Category Archives: Parasitic flies

Beneficial Garden Insects: Tachinid Fly, Enemy of Japanese Beetles

The white dot on the beetle's thorax (behind its head) is the egg of the machined fly.

The white dot on the beetle’s thorax (behind its head) is the egg of a tachinid fly. Some beetles may contain multiple eggs. DO NOT KILL any beetles with the white dots!

New England gardeners have waged war on plant-devouring Japanese beetles for generations now — especially those who grow roses and grapes! But the extensive damage these beetles cause could become a thing of the past, thanks to a tiny specialized fly called a Tachinid fly (Istocheta aldrichi). A parasite of adult Japanese beetles, the female fly glues her eggs onto young adult Japanese beetles (see the white dot on the beetle at the right?). Over the course of about a week, the eggs hatch into fly larvae, which then burrow into the beetle’s body to eventually consume and kill it.

Tachinid flies look like house flies but are more bristly (Robert Sousa photo)

Tachinid flies look a little like house flies but have bristly hairs (Robert Sousa photo)

Thanks to this beneficial insect, I’ve observed a noticeable reduction in Japanese beetle populations over the past ten years here in central MA. This host-specific tachinid fly species was initially introduced in the US as a control method in the 20th century, but it has taken many decades to become widely established. You can help speed up the process locally, though. Here’s how:

Attract tachinid flies to your property by planting plenty of flowering nectar plants (flower nectar and aphid honeydew are food for adult tachinid flies), and avoiding any pest control method that involves killing all the adult beetles present (including pheromone traps!). You don’t want to kill any beetles that are infected with the fly eggs — this will terminate the fly’s life cycle. You want the baby flies to live through to maturity and expand their local populations in your yard.

Japanese beetles can skeletonize plant foliage

Japanese beetles in large numbers cab skeletonize plant foliage. This beetle has no white spot (tachinid fly eggs), so flick it right into a bowl of water to drown.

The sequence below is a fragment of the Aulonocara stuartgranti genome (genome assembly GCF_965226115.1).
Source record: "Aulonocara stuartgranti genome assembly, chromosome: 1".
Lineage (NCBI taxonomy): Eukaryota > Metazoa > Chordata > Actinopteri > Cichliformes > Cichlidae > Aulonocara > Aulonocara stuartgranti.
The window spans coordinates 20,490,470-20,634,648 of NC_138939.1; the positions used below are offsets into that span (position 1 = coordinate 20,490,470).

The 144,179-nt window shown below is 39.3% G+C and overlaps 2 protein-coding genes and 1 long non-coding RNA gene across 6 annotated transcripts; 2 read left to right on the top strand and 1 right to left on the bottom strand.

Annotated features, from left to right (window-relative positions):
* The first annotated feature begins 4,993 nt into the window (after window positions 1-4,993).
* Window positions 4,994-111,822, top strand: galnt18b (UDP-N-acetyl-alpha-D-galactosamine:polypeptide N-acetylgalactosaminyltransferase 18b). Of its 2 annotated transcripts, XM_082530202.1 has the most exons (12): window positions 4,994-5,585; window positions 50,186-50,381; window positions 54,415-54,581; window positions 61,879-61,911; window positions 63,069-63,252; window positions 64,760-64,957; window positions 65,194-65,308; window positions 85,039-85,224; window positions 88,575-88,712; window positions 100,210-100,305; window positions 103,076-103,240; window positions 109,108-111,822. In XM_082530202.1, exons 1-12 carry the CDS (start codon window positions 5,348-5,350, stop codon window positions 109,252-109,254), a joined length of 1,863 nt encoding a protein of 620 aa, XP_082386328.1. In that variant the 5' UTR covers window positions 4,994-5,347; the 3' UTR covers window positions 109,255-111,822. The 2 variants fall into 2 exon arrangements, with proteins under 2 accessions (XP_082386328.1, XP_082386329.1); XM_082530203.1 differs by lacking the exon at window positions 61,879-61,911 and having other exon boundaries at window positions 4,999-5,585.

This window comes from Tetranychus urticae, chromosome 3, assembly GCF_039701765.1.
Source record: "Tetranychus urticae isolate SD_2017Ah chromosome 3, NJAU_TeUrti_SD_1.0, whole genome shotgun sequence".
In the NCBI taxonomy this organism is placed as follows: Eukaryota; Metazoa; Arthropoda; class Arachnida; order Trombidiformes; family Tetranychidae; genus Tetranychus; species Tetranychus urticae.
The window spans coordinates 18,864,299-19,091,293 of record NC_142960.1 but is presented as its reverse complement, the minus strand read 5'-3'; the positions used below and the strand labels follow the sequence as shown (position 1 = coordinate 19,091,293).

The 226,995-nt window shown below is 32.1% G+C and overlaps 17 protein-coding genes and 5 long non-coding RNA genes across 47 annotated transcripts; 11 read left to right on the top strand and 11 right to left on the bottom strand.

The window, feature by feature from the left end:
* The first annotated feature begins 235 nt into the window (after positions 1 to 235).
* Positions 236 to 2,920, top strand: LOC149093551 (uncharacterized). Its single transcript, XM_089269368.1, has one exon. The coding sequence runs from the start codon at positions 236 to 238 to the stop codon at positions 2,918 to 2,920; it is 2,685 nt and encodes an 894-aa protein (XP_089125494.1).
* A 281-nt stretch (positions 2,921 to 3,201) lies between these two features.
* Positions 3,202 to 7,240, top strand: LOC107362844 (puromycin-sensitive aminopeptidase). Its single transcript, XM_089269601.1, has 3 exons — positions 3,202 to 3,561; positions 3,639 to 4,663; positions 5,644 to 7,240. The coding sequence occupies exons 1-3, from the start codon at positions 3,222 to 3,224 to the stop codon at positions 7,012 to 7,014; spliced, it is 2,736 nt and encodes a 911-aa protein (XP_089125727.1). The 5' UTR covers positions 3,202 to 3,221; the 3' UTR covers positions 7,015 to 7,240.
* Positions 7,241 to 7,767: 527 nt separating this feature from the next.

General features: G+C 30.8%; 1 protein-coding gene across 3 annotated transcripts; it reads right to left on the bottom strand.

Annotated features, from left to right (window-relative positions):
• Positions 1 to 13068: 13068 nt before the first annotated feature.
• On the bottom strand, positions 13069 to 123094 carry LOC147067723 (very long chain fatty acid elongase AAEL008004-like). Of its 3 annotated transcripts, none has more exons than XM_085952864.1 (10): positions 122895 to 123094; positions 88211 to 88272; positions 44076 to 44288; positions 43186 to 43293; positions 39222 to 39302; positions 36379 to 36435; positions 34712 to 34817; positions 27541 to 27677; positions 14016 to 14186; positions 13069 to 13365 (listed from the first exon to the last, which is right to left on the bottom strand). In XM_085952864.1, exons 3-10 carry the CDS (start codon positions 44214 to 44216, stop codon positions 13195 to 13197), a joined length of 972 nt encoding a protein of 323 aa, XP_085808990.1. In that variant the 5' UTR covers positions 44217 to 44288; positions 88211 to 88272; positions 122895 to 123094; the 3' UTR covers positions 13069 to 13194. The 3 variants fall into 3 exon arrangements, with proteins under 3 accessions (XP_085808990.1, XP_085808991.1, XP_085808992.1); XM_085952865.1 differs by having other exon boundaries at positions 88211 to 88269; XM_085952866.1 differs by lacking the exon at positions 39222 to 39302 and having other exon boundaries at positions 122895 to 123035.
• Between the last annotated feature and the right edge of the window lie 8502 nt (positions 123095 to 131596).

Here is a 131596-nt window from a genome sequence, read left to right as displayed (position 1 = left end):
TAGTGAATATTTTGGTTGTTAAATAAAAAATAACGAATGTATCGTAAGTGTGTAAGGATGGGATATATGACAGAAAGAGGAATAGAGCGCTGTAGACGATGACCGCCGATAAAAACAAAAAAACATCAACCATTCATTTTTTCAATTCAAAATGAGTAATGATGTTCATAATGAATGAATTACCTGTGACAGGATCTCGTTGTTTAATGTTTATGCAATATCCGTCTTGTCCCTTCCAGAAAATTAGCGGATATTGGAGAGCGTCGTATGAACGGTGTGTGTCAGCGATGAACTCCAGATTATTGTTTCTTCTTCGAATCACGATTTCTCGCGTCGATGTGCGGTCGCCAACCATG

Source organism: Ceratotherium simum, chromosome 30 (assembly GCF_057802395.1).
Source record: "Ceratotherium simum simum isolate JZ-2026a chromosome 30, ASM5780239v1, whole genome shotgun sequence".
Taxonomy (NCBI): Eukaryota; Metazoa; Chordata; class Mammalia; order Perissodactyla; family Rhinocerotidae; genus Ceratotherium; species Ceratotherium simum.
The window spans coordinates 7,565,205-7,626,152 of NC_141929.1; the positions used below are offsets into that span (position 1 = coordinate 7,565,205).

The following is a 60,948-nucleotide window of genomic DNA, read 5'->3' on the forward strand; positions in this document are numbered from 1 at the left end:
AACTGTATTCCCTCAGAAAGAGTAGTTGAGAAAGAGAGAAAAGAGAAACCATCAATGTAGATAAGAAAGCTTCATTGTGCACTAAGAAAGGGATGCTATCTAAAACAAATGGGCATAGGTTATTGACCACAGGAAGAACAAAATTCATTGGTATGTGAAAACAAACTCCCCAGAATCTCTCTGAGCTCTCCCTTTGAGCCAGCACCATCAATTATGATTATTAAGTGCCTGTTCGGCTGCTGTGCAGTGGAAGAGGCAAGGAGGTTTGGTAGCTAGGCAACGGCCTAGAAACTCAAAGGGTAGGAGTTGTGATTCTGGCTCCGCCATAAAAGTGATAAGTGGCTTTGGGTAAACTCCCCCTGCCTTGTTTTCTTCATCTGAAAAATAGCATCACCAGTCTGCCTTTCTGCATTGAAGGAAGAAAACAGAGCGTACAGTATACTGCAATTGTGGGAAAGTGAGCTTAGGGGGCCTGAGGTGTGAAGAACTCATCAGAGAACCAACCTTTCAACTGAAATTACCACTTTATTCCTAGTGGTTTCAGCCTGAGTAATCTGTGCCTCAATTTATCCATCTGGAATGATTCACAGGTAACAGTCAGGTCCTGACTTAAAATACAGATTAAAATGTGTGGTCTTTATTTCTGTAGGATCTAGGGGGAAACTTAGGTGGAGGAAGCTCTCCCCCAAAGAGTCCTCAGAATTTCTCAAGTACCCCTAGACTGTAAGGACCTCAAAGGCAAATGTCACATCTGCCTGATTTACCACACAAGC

To really speed up the process of building up tachinid fly populations, work on selective culling of beetles NOT infected with the fly eggs. Do this when you see adult Japanese beetles present (usually the month of July in northern climates). This involves an occasional walk through your gardens with a bowl of water, using your hands to sweep adult beetles into the water, where they will float on the surface but cannot fly away. Look carefully for any beetles that are infected with fly cocoons (the white dots), and flick those beetles out so they can live a bit longer (wear gloves if you find it icky to touch them). The infected beetles’ death from the fly larvae will happen very soon, and they won’t damage your plants for much longer.

If you have chickens, they LOVE to eat Japanese beetles, so feed them your unparasitized beetles. Otherwise, just leave the uninfected beetles to drown in the bowl.

My hens follow me around during my beetle hunts clucking for their bowl of beetle treats!

chicken eating japanese beetles IMG_0713Use the bowl method as often as possible during the month or so that the beetles are active. Over time, you will notice that more and more beetles are infected with the parasitic fly, and overall beetle numbers will begin to go down within a few years. Yes, this is a long-term approach, but one that does not require toxic insecticides that also kill beneficial species

The first year I started this method of Japanese beetle control (when they defoliated my pink and white Virginia roses, it was out and out WAR), I found perhaps 1 in 15 or 20 beetles infected with the fly larvae. Every year since, I’ve found and released higher numbers of infected beetles, and this year three-quarters (75%) of Japanese beetles were sporting the white dots. For the first time ever, my roses and my New England Asters (some of their favorite plants!) show very little damage from the dreaded beetles.

It just goes to show…with a little help from determined gardeners and the avoidance of pesticide use, some of our worst imported garden pests may just go away on their own, thanks to the natural balances provided by Mother Nature.

I DO feel badly for my hens, though. They’re wondering what happened to their daily beetle treats!

Where are our beetle treats?

Where are our beetle treats?

Controlling Japanese beetle grubs: Japanese beetles also cause plant damage at other times in their life cycle — their underground grubs (beetle larvae) love to eat grass roots, and large populations of these white grubs can destroy lawns especially in areas with zero habitat for tachinid flies (neighborhoods with mostly lawns, few flowering plants, and pesticide usage). Avoid using any insecticides containing Imidicloprid, a neo-nicotinoid insecticide that is highly toxic to bees and other insects. (Imidicloprid is sold in stores under such trade names as Bayer Merit). Instead, reduce Japanese beetle grub populations using a natural insecticide called Milky Spore, which contains bacteria that specifically kill Japanese beetle grubs and not other insects. Sprinkle Milky Spore granules (spores) into your lawn when grubs are actively feeding (fall and spring) — the grubs need to ingest the spores to become infected and die. In northern climates, spread of the spores in our cold soils can be slow, so expect to see results after about 3-5 years.